Flickering Flame, the Solo Years Volume 1 - Roger Waters – 2002
After a pretty quiet time in the 90s, Roger Waters unexpectedly began touring again in 2000. This compilation was released at the start of the 2002 leg of the tour. Whether it was for the sake of having some product to promote, or perhaps was intended to compete with Echoes, released six months earlier, is unclear. It’s a curious collection. Radio-friendly songs like 5.01am (The Pros and Cons of Hitch Hiking) and The Bravery of Being Out of Range are eschewed in favour of album tracks such as Too Much Rope and 5.06am (Every Stranger’s Eyes). While these are still quality songs, they lose something when stripped of the context of the albums they came from. The versions of Perfect Sense parts I & II are taken from the live album In The Flesh. The album includes Towers of Faith from the hard to get When the Wind Blows soundtrack, and three previously unreleased tracks – Flickering Flame (listed as a demo, although a ‘proper’ version has never come out), the demo of Lost Boys Calling, written with Ennio Morricone, and bizarrely, a cover of Knockin’ on Heaven’s Door. The new tracks are interesting enough, the old stuff is all top notch, but it feels hastily slapped together. Ultimately, it adds up to less than the sum of its parts. Buy Amused to Death instead. Oh, and don’t hold your breath for Volume 2.

An Introduction to Syd Barrett – 2010
Probably a better compilation of Syd’s work than Wouldn’t You Miss Me? as this includes his work with Pink Floyd. On the downside, the roughly chronological track ordering only highlights his descent. Overseen by David Gilmour, five of the tracks have been remixed for this collection and a newly recorded bassline has been added to Here I Go. There has been some controversy regarding the altering of the originals, but this is nonsense. As the notes of Wouldn’t You Miss Me? reveal, Syd had to be coaxed into making these recordings at all, and the demos were cleaned up for release days or even months later. The fact that one more overdub was added in 2010 is really neither here nor there. In fact, much as I always prefer to hear the original artist, Syd Barrett’s songs are possibly better appreciated when performed by other artists with perhaps a greater love of the music than Syd seemed to have.  The extra bonus on this release is a link to download a recently discovered 20-minute jam called  Rhamadan.  While not comparable to Pink Floyd as we know them today, every serious collection should have at least a sampling of Syd Barrett and this is as good as any.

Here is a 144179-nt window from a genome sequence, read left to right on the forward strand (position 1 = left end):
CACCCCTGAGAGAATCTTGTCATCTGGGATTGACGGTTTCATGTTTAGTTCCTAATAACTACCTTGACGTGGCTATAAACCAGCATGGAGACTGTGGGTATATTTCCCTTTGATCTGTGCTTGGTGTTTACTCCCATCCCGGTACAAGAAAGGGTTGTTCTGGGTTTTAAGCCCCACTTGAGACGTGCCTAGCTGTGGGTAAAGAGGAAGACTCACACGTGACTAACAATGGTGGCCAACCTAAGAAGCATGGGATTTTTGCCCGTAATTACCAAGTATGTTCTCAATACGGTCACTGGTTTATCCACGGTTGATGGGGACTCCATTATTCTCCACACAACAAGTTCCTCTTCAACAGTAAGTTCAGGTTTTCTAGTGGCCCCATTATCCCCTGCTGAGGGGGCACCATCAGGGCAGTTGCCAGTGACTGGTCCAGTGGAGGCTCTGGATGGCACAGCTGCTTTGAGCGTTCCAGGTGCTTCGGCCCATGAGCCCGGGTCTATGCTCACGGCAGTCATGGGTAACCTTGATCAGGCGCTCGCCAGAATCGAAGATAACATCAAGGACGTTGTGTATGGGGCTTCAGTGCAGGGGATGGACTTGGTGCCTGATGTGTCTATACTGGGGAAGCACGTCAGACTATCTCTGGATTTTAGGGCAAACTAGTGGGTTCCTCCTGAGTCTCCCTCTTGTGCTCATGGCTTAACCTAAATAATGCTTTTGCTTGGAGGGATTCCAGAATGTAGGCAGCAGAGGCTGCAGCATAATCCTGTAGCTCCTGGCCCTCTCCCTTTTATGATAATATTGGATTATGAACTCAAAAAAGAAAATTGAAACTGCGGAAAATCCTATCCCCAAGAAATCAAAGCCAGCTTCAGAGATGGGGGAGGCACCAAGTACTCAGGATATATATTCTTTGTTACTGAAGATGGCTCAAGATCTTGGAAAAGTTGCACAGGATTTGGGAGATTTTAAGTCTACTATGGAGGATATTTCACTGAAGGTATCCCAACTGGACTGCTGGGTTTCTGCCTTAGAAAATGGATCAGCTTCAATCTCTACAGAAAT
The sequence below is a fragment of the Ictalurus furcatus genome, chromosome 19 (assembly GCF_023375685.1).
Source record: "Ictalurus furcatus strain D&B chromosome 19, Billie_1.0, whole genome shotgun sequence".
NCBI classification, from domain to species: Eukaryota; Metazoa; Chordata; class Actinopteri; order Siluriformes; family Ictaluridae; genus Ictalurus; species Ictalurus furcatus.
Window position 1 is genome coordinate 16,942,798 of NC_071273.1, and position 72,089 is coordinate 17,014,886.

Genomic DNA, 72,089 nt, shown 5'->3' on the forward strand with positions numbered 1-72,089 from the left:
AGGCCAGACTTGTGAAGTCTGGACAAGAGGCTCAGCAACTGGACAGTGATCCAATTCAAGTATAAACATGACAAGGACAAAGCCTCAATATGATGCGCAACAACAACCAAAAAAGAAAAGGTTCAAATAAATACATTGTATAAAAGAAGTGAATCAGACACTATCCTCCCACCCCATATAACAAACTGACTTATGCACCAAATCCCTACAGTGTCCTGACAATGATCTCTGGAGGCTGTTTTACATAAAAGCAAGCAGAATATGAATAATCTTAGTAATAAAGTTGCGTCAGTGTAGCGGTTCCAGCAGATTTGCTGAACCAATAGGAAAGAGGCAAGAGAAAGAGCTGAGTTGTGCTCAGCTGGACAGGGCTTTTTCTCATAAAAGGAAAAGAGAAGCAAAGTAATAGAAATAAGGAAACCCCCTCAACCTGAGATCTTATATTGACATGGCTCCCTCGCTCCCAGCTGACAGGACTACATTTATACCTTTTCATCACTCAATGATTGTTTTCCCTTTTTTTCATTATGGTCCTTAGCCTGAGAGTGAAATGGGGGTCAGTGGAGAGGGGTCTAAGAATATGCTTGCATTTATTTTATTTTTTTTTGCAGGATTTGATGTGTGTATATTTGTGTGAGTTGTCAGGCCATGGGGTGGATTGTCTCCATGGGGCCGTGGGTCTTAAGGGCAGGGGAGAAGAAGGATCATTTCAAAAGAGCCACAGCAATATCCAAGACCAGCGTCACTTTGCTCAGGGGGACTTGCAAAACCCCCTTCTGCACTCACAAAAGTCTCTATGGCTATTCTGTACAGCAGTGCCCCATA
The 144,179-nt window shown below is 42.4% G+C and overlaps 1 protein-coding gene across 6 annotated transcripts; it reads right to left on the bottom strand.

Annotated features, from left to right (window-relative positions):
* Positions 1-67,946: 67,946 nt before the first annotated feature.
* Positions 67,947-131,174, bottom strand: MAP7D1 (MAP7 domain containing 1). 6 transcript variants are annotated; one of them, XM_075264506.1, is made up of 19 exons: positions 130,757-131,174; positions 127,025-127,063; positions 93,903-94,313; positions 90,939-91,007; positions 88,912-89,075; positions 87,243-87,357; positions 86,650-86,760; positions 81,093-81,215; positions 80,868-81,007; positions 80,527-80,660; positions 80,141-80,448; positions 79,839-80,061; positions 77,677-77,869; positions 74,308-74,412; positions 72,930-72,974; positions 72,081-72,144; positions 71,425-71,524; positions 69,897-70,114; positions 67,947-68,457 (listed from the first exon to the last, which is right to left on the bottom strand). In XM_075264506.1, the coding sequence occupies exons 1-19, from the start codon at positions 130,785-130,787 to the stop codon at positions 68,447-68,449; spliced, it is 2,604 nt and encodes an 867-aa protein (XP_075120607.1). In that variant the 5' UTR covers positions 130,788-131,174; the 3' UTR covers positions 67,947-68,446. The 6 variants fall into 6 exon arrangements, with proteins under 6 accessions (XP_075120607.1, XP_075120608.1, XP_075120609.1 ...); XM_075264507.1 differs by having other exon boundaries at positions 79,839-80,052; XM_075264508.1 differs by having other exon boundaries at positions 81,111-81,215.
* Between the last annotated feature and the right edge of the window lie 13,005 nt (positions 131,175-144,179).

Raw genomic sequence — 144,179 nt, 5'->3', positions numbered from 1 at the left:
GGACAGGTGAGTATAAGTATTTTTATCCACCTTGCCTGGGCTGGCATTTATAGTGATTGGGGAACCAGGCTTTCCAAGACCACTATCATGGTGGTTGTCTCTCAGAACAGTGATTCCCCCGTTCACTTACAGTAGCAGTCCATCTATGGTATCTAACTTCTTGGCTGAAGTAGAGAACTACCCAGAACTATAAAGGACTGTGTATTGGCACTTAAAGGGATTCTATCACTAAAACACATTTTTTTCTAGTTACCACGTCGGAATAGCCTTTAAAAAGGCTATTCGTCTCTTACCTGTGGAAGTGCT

Gigolo Aunt from An Introduction to Syd Barrett

Roger Waters Collection – 2011
Box set of Waters’ three studio albums, In the Flesh live CD and DVD and opera Ça Ira, presumably released to further capitalise on the success of Roger’s tour of The Wall. Flickering Flame, When the Wind Blows and the 2004 EP, To Kill the Child/Leaving Beirut, are not included. As with Oh, By the Way, there is nothing new here aside from the packaging, although that might be better than having a handful of new material and forcing people to buy the whole box. In fairness, this box is pretty reasonably priced at not much more than the cost of two albums so it could be an economical way of filling some gaps in your collection.

04 May, 2011

For anyone who wonders....

…what my thoughts on the events of this week are, these are they:

U.S. forces did what was unpleasantly necessary, and not a decade too soon.  Like many others, I would have preferred that he was taken alive.  However, if he chose to fight to the last breath, so be it.  This is war, after all.  Some reports now say that bin Laden was unarmed when he was shot.  Whatever.  He had already slipped through the net at least twice before – no more playing it safe.  Also, a cornered man with 30 years’ experience of guerrilla warfare is not necessarily a neutral threat just because he isn’t holding a machine gun.  As to the woman, possibly/maybe one of his wives, who was killed too, that’s unfortunate.  Yes, I know that sounds callous.  No, it is callous.  I despise the term ‘collateral damage,’ and will not legitimise its use, but when you live with the world’s most wanted man – even if it’s under duress – you can’t not expect something like this.

So to the reaction: